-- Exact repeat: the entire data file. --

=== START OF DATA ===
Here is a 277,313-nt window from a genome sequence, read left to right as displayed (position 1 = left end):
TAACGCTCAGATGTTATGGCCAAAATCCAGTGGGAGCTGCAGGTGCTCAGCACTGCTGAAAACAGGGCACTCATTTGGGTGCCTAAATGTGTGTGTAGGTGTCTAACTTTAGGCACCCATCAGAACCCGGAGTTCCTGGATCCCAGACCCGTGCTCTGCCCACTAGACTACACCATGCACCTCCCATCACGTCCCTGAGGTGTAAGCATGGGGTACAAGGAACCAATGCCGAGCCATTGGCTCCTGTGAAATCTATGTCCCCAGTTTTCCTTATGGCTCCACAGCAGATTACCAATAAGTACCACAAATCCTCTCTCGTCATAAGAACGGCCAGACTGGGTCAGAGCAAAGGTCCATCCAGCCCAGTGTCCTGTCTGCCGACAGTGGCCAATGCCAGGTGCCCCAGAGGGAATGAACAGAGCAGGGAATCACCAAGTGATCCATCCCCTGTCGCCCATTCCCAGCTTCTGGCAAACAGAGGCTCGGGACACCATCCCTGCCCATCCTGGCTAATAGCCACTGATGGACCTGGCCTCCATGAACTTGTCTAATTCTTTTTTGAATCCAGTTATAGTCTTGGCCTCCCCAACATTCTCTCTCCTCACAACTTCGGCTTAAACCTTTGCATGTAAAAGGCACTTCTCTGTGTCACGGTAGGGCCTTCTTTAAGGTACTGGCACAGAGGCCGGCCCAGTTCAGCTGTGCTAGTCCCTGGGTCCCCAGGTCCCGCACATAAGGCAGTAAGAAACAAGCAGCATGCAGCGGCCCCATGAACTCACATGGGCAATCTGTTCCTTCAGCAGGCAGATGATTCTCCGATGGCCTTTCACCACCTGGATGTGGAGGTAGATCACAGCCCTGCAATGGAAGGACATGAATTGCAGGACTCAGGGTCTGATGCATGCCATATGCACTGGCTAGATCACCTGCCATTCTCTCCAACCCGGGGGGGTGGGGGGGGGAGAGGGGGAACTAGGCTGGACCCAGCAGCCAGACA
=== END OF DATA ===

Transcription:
Here is a 277,313-nt window from a genome sequence, read left to right as displayed (position 1 = left end):
TAACGCTCAGATGTTATGGCCAAAATCCAGTGGGAGCTGCAGGTGCTCAGCACTGCTGAAAACAGGGCACTCATTTGGGTGCCTAAATGTGTGTGTAGGTGTCTAACTTTAGGCACCCATCAGAACCCGGAGTTCCTGGATCCCAGACCCGTGCTCTGCCCACTAGACTACACCATGCACCTCCCATCACGTCCCTGAGGTGTAAGCATGGGGTACAAGGAACCAATGCCGAGCCATTGGCTCCTGTGAAATCTATGTCCCCAGTTTTCCTTATGGCTCCACAGCAGATTACCAATAAGTACCACAAATCCTCTCTCGTCATAAGAACGGCCAGACTGGGTCAGAGCAAAGGTCCATCCAGCCCAGTGTCCTGTCTGCCGACAGTGGCCAATGCCAGGTGCCCCAGAGGGAATGAACAGAGCAGGGAATCACCAAGTGATCCATCCCCTGTCGCCCATTCCCAGCTTCTGGCAAACAGAGGCTCGGGACACCATCCCTGCCCATCCTGGCTAATAGCCACTGATGGACCTGGCCTCCATGAACTTGTCTAATTCTTTTTTGAATCCAGTTATAGTCTTGGCCTCCCCAACATTCTCTCTCCTCACAACTTCGGCTTAAACCTTTGCATGTAAAAGGCACTTCTCTGTGTCACGGTAGGGCCTTCTTTAAGGTACTGGCACAGAGGCCGGCCCAGTTCAGCTGTGCTAGTCCCTGGGTCCCCAGGTCCCGCACATAAGGCAGTAAGAAACAAGCAGCATGCAGCGGCCCCATGAACTCACATGGGCAATCTGTTCCTTCAGCAGGCAGATGATTCTCCGATGGCCTTTCACCACCTGGATGTGGAGGTAGATCACAGCCCTGCAATGGAAGGACATGAATTGCAGGACTCAGGGTCTGATGCATGCCATATGCACTGGCTAGATCACCTGCCATTCTCTCCAACCCGGGGGGGTGGGGGGGGGAGAGGGGGAACTAGGCTGGACCCAGCAGCCAGACA